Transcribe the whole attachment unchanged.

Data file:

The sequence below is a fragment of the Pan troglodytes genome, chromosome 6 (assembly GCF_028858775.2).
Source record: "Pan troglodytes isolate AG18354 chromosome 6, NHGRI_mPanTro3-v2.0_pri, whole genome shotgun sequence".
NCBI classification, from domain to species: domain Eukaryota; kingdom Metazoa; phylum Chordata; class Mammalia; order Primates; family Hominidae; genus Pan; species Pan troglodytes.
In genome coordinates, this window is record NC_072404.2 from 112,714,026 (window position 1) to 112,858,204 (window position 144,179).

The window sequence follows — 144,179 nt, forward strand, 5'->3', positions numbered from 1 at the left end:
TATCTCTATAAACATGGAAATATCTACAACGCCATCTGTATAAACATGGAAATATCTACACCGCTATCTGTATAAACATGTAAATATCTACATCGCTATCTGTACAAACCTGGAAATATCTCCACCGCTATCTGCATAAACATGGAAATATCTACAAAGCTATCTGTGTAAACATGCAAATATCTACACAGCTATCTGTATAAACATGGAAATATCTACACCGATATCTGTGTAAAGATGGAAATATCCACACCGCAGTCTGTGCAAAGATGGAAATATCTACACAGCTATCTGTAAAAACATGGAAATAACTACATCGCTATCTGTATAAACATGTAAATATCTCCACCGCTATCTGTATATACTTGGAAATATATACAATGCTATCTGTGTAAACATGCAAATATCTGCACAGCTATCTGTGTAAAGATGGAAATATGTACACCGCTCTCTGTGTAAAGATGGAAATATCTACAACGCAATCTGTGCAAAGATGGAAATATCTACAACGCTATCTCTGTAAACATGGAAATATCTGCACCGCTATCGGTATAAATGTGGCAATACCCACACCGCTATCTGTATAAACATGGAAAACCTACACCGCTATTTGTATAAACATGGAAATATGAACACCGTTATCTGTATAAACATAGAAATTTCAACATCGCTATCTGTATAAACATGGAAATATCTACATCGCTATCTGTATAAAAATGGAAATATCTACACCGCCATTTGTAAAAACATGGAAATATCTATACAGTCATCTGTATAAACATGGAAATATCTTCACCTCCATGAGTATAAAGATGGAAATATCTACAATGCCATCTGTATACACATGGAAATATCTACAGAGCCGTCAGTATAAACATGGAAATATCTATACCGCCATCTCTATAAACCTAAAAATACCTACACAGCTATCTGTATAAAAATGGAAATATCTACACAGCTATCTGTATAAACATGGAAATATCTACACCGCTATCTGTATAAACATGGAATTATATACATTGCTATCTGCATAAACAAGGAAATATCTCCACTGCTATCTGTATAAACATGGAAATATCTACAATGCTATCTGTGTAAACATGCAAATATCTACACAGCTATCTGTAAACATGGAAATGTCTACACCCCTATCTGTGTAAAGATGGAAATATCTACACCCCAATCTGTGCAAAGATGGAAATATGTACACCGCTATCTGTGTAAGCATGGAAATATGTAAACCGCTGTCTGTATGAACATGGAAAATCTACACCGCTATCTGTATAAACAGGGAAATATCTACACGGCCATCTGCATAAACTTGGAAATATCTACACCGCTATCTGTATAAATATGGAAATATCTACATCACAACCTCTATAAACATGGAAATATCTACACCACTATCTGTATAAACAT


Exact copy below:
The sequence below is a fragment of the Pan troglodytes genome, chromosome 6 (assembly GCF_028858775.2).
Source record: "Pan troglodytes isolate AG18354 chromosome 6, NHGRI_mPanTro3-v2.0_pri, whole genome shotgun sequence".
NCBI classification, from domain to species: domain Eukaryota; kingdom Metazoa; phylum Chordata; class Mammalia; order Primates; family Hominidae; genus Pan; species Pan troglodytes.
In genome coordinates, this window is record NC_072404.2 from 112,714,026 (window position 1) to 112,858,204 (window position 144,179).

The window sequence follows — 144,179 nt, forward strand, 5'->3', positions numbered from 1 at the left end:
TATCTCTATAAACATGGAAATATCTACAACGCCATCTGTATAAACATGGAAATATCTACACCGCTATCTGTATAAACATGTAAATATCTACATCGCTATCTGTACAAACCTGGAAATATCTCCACCGCTATCTGCATAAACATGGAAATATCTACAAAGCTATCTGTGTAAACATGCAAATATCTACACAGCTATCTGTATAAACATGGAAATATCTACACCGATATCTGTGTAAAGATGGAAATATCCACACCGCAGTCTGTGCAAAGATGGAAATATCTACACAGCTATCTGTAAAAACATGGAAATAACTACATCGCTATCTGTATAAACATGTAAATATCTCCACCGCTATCTGTATATACTTGGAAATATATACAATGCTATCTGTGTAAACATGCAAATATCTGCACAGCTATCTGTGTAAAGATGGAAATATGTACACCGCTCTCTGTGTAAAGATGGAAATATCTACAACGCAATCTGTGCAAAGATGGAAATATCTACAACGCTATCTCTGTAAACATGGAAATATCTGCACCGCTATCGGTATAAATGTGGCAATACCCACACCGCTATCTGTATAAACATGGAAAACCTACACCGCTATTTGTATAAACATGGAAATATGAACACCGTTATCTGTATAAACATAGAAATTTCAACATCGCTATCTGTATAAACATGGAAATATCTACATCGCTATCTGTATAAAAATGGAAATATCTACACCGCCATTTGTAAAAACATGGAAATATCTATACAGTCATCTGTATAAACATGGAAATATCTTCACCTCCATGAGTATAAAGATGGAAATATCTACAATGCCATCTGTATACACATGGAAATATCTACAGAGCCGTCAGTATAAACATGGAAATATCTATACCGCCATCTCTATAAACCTAAAAATACCTACACAGCTATCTGTATAAAAATGGAAATATCTACACAGCTATCTGTATAAACATGGAAATATCTACACCGCTATCTGTATAAACATGGAATTATATACATTGCTATCTGCATAAACAAGGAAATATCTCCACTGCTATCTGTATAAACATGGAAATATCTACAATGCTATCTGTGTAAACATGCAAATATCTACACAGCTATCTGTAAACATGGAAATGTCTACACCCCTATCTGTGTAAAGATGGAAATATCTACACCCCAATCTGTGCAAAGATGGAAATATGTACACCGCTATCTGTGTAAGCATGGAAATATGTAAACCGCTGTCTGTATGAACATGGAAAATCTACACCGCTATCTGTATAAACAGGGAAATATCTACACGGCCATCTGCATAAACTTGGAAATATCTACACCGCTATCTGTATAAATATGGAAATATCTACATCACAACCTCTATAAACATGGAAATATCTACACCACTATCTGTATAAACAT